Tennessee legendary coach and player Johnny Majors reflects on his first game in a July 24, 2018 interview.
Knoxville News Sentinel
Johnny Majors, the legendary former Tennessee football coach and player and member of the College Football Hall of Fame, died Wednesday morning. She is 85.
“It is with a sad heart that we are making this announcement,” Mary Lynn Majors, husband of 61, said in a statement shared with Knox News. “John died this morning. He spent his last time doing something he loved so much: looking at his beloved Tennessee River.”
The majors rank Mount Rushmore within Tennessee athletics. He also remembers the likes of Pittsburgh and Iowa State, leaving behind a legacy of a coach who has skillfully built programs and left them better than he found them.
The Majors led Pittsburgh to a national championship and unbeaten season in 1976 before becoming Tennessee’s coach. In 16 seasons in Tennessee from 1977-92, the Majors compiled a 116-62-8 record.
“I think Johnny Majors ‘name is synonymous with Tennessee football,” said longtime WNML sports talk host Jimmy Hyams, who covered Majors’ coaching career while he was a columnist at The News Sentinel.
The Majors compiled a record of 185-137-10 in 29 seasons as a head coach at Iowa State, Pittsburgh and Tennessee.
A native of Lynchburg, Tennessee, the Majors played in Tennessee from 1953-56. He starred as the Vols’ single-wing tailback at a time when most programs moved to developing T-forms.
The Majors ran, passed, punched, returned a kick and played defense. He was named SEC Player of the Year in 1955 and 1956. He rushed for 1,622 yards and passed for 1,135 in his career.
The leaders earned consensus All-America honors in 1956, when he rushed for 549 yards and seven touchdowns and passed for 552 yards and five touchdowns. He finished as the Heisman Trophy runner-up behind Paul Hornung of Notre Dame. Some thought the Majors deserved the award. The Irish went 2-8, making Hornung the lone Heisman winner from a losing team. Meanwhile, Tennessee went 10-1 in 1956 and won the SEC championship.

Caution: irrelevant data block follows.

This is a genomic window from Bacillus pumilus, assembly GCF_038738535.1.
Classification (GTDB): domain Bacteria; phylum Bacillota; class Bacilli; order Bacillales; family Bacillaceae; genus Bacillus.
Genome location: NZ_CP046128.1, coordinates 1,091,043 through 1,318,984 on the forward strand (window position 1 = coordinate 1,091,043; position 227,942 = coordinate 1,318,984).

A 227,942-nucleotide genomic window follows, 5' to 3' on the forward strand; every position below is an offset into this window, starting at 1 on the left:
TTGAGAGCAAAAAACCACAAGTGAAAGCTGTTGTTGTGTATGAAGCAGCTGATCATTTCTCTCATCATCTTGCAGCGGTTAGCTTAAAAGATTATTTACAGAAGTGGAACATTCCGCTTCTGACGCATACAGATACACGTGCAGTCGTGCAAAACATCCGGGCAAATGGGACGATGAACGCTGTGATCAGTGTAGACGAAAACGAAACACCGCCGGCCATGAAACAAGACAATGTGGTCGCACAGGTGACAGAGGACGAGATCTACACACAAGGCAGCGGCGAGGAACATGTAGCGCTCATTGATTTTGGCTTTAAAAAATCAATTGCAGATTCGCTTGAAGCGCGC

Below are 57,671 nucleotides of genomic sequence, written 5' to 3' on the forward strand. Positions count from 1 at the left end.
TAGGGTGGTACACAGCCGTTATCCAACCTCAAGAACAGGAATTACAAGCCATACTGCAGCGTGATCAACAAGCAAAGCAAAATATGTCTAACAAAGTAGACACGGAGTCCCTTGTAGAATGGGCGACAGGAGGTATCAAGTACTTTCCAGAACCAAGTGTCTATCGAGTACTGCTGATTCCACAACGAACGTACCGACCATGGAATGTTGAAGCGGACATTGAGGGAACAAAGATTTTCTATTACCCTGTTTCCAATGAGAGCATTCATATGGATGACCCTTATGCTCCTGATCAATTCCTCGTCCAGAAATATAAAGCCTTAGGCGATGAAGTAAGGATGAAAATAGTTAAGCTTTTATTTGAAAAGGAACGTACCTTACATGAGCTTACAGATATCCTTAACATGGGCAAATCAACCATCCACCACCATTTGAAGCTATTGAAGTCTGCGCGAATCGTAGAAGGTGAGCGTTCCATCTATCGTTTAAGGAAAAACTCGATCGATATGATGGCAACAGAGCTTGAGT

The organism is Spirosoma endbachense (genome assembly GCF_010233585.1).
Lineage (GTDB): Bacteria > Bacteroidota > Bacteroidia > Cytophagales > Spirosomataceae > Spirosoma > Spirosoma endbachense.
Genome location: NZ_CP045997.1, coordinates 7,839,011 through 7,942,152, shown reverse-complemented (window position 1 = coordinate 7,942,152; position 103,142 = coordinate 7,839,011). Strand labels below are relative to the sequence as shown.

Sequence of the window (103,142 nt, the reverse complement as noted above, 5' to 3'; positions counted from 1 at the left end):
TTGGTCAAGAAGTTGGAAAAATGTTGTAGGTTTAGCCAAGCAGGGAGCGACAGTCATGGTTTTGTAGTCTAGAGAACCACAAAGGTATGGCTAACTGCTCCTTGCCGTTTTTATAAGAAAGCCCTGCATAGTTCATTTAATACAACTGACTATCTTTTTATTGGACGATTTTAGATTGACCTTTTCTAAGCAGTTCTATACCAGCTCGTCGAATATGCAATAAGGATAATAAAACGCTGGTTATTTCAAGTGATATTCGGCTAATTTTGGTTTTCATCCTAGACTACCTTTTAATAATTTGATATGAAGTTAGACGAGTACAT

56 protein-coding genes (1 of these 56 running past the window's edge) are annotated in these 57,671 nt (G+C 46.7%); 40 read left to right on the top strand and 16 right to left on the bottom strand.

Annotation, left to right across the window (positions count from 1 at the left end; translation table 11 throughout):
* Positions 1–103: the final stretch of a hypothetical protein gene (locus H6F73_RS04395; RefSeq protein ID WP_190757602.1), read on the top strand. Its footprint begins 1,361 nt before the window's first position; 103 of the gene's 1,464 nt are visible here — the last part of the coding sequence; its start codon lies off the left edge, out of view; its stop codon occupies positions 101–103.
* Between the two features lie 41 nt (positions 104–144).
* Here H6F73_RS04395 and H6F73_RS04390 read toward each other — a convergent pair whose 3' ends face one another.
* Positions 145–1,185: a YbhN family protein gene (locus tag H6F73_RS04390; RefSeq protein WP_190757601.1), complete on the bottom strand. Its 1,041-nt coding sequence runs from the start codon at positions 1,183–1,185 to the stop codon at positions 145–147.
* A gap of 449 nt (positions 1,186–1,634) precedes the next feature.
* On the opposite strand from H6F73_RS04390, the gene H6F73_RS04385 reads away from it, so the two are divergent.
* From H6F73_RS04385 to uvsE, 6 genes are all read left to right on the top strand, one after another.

The majors were inducted into the College Football Hall of Fame as a player in 1987.
After coaching coaches in Tennessee, Mississippi State and Arkansas, the Majors entered his first head coaching gig at Iowa State in 1968. In five seasons, he led the Cyclones to a 24-30-1 record. Iowa State had just four wins in two seasons before the Majors arrived. Storms played bowl games in each of his last two seasons there. The program had never played in a bowl before the Majors’ tenure.
The Majors took over a program in Pittsburgh in 1973 that was coming off a 1-10 season and sparked an impressive rotation. Led by Heisman Trophy winner Tony Dorsett, Pittsburgh won the national championship in 1976 with a 12-0 season. The Majors receive National Coach of the Year honors.
“I am saddened to hear of the passing of my beloved coach, Johnny Majors,” Dorsett said in a statement. “He was more than an integral part of my college football career; he was a dear friend who continued his contact with me beyond my playing days.”
Tennessee hired the Majors in December 1976. He stayed to coach the Panthers in a victory over Georgia in the Sugar Bowl to cover their undefeated season.
“When they got him back to a national championship in Pittsburgh … it was definitely one of the great, successful moments in Tennessee football,” said former News Sentinel sportswriter Mike Strange, who has covered most of his tenure at coach of the Majors’ UT.
Tennessee advised the Majors to release from Pittsburgh a six-year contract worth $ 50,000 annually to train his alma mater.